The Innovator’s Dilemma

From an article I wrote in 2006, here are some ways small software companies should rejoice in and respond to the Innovator’s Dilemma. Listed here are principle causes of company failure as identified by Christensen. In response to each one, I have identified how these pitfalls can be avoided, and indeed exploited, by small software companies.

“Issue 1. Companies Depend on Customers and Investors for Resources”.

Most companies listen to their biggest customers and develop their products along the lines of what those customers say they want. These companies find themselves unable to respond to disruptive technologies or to think of a future beyond the customers’ current self-expressed needs. Companies spend resources trying to please their current customers and loose sight of potential new markets and changes in what capabilities the market values and what capabilities are really leveraged vs. simply stated desires.

To break this dependency on customers and investors for company direction, Christensen recommends managers form small, autonomous, breakaway teams that are not constrained by what their mainstream customers want. Fortunately for small software companies, most of the time their organizational structure will directly support the small, autonomous team model.

“2. Small Markets Don’t Solve the Growth Needs of Large Companies”.

This principle is closely related to the first. Large companies will only take on projects and seek customers that provide large returns on their investments. This limits the potential target customer base for large companies. This practice is even further limiting to large companies because their investments are usually large.
Small software companies have an opportunity to build products and customers in markets in which large software companies will not participate.

“3. Markets that Don’t Exist Can Not be Analyzed”.

Besides competing in markets that larger companies will not enter, small software companies also have the opportunity to discover completely new markets that larger companies would never see. Small software companies can be much more effective at discovering new markets and taking advantage of their fast growth rate. This advantage is a result of the cost and time required in large companies to discover new markets and to move into new markets. Large companies have processes and tools used to analyze markets. They do not have as good of processes and tools to discover completely new markets. Even if a new market is discovered, large companies usually have too heavy an organizational structure to move quickly to enter that market.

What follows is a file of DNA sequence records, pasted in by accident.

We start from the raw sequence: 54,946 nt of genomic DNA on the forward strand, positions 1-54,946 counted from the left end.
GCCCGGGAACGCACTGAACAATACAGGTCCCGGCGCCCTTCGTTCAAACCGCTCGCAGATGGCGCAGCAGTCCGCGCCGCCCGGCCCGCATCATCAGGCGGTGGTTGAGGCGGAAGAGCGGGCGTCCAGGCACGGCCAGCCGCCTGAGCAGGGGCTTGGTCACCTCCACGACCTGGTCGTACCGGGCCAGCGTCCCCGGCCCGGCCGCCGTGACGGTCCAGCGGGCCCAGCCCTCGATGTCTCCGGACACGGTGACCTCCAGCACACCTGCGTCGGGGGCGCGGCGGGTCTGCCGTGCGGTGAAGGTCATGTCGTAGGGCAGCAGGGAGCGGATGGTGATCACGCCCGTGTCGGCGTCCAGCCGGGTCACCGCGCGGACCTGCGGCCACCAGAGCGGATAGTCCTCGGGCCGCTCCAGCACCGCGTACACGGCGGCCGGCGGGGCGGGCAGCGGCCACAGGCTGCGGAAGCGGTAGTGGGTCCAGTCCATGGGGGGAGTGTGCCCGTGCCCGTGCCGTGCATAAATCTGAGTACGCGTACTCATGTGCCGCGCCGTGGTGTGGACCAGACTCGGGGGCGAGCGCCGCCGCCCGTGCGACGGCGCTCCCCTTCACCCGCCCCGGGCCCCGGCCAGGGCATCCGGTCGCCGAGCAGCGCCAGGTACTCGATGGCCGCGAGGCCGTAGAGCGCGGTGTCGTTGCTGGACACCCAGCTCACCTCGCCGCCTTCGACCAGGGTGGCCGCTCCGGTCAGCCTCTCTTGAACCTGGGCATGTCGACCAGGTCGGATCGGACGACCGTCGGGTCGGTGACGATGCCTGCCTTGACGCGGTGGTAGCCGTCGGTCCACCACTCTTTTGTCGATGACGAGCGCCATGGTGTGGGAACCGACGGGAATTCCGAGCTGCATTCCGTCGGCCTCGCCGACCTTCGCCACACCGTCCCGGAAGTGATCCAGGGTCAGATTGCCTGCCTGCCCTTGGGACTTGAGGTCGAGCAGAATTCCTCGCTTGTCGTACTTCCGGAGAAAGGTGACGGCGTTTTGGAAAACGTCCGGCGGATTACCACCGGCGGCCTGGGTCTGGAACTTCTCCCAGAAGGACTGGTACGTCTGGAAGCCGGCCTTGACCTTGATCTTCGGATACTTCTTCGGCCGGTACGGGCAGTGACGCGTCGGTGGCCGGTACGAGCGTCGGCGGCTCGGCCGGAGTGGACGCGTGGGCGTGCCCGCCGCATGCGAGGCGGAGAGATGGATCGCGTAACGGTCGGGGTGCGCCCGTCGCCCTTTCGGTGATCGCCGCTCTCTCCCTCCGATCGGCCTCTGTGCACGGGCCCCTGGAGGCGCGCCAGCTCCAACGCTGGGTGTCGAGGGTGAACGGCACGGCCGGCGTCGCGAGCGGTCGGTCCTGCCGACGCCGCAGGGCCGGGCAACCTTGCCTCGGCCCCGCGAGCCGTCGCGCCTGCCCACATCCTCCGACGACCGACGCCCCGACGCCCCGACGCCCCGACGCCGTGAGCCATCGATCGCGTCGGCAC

Small software companies, answering only to themselves and usually making decisions among a group of three or less people, can decide to enter a market quickly and can execute on that entry quickly.

“4. An Organization’s Capabilities Define its Disabilities”.

A new, small, nimble software company is perfectly positioned to take advantage of this principle. These companies have an opportunity to create new capabilities. New, small software companies should ensure that their processes and values serve their target or goal and do not unnecessarily constrain them from leveraging existing capabilities. In other words, assess the target market. Then assess what capabilities are required in that market. Then, be aware that in deciding what capabilities to build you are also deciding which ones not to build. Small companies are at once determining their capabilities and disabilities.

”5. Technology Supply May Not Equal Market Demand.”

In the examples cited by Christensen, technology capabilities exceed what the market really wants. This leaves open a market demand for less capable technologies that is not met. Small software companies have a great opportunity here for two reasons. One – small software companies likely have the resources to create the less capable technology where they may not have the resources to create technology that exceeds demand. Two – small companies will not have the investment in time and capital sunk into the technology supply that a large company would have. New, small software companies can fill the need for simpler, less capable (and therefore more accessible and easy to implement) technologies.

%d bloggers like this: